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Wednesday, January 25, 2012

The Price of Procrastination

Last summer
my work partner and I stopped at a Mexican specialty market that had a small
restaurant in the back. We ordered our lunch and walked around the store
checking out all the imported items. I spotted a bottle of coconut oil for
cooking. I have heard that the US no longer allows the sale of coconut oil
because of the high fat content, but that it is really some of the best oil for
certain items to be cooked in to give them good flavor. I decided to go back to
the store and buy a bottle for my supplies.
We got our
lunch and after it was set in front of us we realized this was no Taco Bell.
This was true south of the boarder fare. It was ok, but not to our taste for a
lot of repeat business. We left and I forgot to grab the oil.
Fast forward
six months. My partner retired from work and I am off with my shoulder surgery.
I had to see the doctor today and run several errands. One of those errands
took me by the Mexican store. I went in a looked all over for the oil. I could
not find it anywhere so I finally asked a clerk. Sorry, they no longer sell
coconut oil was the answer. I screwed around and missed my chance to buy
something I know I could use with my survival supplies.
How many
times have you done that? You see a box of cheap ammo, a good set of tools, or
maybe you just keep putting off filling those gas cans for a cheaper price? We
all find it easy to delay certain things and spending money is one thing that
is easy to delay. I could make a long list of things I have delayed over the
last few years.
If we hope
to have ourselves well prepared for those possible events coming on the horizon
we need to make sure we don’t keep putting off important item acquisitions.
Make that list of items you need and carry it with you in a small notebook. If
you spot an items and cannot buy it right then write down the store and
location so you do not forget where you can find it again.
Being prepared
is an everyday chore. It doesn’t have to be drudgery, it just takes small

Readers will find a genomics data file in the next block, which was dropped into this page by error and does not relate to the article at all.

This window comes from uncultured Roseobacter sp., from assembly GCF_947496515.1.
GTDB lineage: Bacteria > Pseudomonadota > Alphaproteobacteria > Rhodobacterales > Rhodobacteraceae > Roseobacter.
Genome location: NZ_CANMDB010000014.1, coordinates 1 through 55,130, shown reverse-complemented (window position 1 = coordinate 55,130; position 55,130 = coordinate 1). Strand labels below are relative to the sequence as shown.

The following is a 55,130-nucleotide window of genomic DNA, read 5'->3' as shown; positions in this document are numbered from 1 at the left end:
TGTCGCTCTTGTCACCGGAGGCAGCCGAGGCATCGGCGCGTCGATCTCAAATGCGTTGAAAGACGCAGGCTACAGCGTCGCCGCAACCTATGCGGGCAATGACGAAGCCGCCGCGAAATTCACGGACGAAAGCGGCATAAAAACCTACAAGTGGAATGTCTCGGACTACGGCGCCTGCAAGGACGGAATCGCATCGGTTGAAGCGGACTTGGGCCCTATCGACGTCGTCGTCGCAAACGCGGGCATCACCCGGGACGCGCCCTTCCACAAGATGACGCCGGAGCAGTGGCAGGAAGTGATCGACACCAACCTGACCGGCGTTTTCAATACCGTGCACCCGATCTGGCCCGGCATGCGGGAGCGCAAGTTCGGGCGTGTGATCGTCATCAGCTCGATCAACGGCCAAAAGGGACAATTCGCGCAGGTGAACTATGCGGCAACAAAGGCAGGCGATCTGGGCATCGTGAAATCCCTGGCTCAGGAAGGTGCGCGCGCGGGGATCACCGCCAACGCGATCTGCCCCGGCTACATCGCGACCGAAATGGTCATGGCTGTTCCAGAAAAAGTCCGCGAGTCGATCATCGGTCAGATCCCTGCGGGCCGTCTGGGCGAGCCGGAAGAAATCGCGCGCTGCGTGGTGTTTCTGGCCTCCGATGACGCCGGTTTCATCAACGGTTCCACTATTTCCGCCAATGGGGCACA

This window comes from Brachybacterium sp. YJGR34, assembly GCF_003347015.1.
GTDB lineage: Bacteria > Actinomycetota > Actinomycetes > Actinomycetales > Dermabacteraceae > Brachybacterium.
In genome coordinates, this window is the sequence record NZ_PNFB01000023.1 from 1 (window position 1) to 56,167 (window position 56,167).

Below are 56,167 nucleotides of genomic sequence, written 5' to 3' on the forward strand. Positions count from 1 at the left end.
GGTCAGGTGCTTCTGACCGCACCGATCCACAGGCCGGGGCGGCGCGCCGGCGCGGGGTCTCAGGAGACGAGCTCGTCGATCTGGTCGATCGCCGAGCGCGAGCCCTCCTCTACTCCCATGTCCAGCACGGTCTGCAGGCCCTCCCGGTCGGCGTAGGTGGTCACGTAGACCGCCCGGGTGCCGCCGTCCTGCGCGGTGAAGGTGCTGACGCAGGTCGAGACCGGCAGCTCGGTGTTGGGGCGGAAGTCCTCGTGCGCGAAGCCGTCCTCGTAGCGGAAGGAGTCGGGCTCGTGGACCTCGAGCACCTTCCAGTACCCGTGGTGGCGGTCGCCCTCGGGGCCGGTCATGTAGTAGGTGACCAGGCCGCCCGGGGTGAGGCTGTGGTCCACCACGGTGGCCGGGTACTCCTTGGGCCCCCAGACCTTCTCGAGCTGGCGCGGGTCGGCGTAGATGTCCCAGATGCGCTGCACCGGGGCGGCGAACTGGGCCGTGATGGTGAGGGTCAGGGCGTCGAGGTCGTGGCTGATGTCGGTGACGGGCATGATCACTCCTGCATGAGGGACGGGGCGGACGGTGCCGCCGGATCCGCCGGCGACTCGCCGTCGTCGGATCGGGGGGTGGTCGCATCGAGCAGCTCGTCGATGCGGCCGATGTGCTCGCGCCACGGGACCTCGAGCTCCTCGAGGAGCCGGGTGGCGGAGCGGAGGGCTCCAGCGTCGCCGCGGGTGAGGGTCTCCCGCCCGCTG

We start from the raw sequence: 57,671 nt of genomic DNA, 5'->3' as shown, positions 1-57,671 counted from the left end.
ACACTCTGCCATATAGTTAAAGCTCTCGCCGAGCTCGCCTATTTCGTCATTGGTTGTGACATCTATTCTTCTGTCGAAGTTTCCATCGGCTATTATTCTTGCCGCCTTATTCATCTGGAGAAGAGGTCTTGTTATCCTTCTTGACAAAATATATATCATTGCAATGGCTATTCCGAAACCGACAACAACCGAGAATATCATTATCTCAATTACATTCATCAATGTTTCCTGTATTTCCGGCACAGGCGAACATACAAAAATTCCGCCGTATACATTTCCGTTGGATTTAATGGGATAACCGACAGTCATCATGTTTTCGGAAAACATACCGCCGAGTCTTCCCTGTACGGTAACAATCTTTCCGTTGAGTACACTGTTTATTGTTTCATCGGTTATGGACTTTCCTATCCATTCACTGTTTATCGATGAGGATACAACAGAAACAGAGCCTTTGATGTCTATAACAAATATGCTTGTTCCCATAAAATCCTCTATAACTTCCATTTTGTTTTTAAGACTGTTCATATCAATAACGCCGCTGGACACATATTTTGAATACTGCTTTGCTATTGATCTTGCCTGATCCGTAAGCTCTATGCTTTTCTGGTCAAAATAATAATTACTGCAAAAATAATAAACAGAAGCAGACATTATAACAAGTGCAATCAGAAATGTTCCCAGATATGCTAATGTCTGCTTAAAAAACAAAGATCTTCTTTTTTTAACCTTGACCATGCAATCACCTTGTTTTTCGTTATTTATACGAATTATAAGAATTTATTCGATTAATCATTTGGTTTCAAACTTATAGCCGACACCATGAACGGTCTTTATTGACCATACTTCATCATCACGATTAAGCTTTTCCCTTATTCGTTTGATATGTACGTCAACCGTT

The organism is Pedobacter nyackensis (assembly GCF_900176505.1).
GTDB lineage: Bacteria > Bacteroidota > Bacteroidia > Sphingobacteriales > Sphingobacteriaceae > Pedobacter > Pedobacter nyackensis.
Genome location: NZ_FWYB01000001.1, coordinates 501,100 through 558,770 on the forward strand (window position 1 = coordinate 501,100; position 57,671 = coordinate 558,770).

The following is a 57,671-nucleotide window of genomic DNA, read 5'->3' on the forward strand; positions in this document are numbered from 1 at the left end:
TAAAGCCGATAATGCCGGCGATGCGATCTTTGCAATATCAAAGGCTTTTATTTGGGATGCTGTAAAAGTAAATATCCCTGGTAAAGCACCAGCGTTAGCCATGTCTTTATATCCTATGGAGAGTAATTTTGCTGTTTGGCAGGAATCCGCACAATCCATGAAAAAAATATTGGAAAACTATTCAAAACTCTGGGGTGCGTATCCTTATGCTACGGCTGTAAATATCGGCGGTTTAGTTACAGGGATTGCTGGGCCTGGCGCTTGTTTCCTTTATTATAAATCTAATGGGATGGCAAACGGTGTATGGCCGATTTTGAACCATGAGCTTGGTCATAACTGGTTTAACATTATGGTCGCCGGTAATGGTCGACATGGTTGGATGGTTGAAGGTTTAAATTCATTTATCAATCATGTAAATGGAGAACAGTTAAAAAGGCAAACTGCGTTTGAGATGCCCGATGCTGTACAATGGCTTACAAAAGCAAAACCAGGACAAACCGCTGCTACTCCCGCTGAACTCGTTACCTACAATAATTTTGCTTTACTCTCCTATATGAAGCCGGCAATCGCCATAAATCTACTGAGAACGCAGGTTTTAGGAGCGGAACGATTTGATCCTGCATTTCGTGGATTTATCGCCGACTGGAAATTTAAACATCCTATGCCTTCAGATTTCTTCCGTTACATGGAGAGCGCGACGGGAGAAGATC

amounts of action on your part to stay ahead of the curve and not pay the price
of procrastination.
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Wednesday, January 18, 2012

The Old Tractor

When I was
growing up on the farm my Dad worked in the factory and farmed the acreage. He
got laid off more than he worked in the factory. It seemed like he spent a lot
of time in the fields. Dad had bought a used 1939 Allis- Chalmers WC to work
with right after he and Mom married. It was about the perfect size for our
The tractor
pulled our two bottom plow, set of disc, our drag, had a set of cultivators
that mounted to the tractor, a belt drive wheel that ran a large circular saw
and the neatest little air compressor that mounted near the hitch for blowing
up tires and such. Dad could do about anything with that tractor. He pulled
stumps and brush, hauled wagon loads of stuff around and would borrow Uncle
Bill’s combine to harvest crops. Growing up my sister and I always figured Dad
was a super hero and his super power was common sense. He had that practical
farmers approach to solving problems.
After Dad
got the millwrights job in the city and work became steady he stopped farming.
I wasn’t smart enough or ambitious enough to take over and farm so we shared
the land out. Later on Toolman and I tore apart most of the equipment and sold
it for scarp. The old tractor got sold at auction after the folks died and that
was the end of the farming for us. We still rent the land out and I became a
“gentleman” farmer.
I wish I
had kept all of it. That ’39 tractor would work even after an EMP. The
equipment would let me farm the place by myself after TEOTWAWKI and let me haul
wood up to the house and cut it with that saw. We might have to harvest by hand
and toss the corn into the wagon, but we could harvest none the less.
I have been
seeing some shows on RFD TV about old tractors and it sure makes me wish I had
been smart enough to farm this place has a kid and kept the equipment instead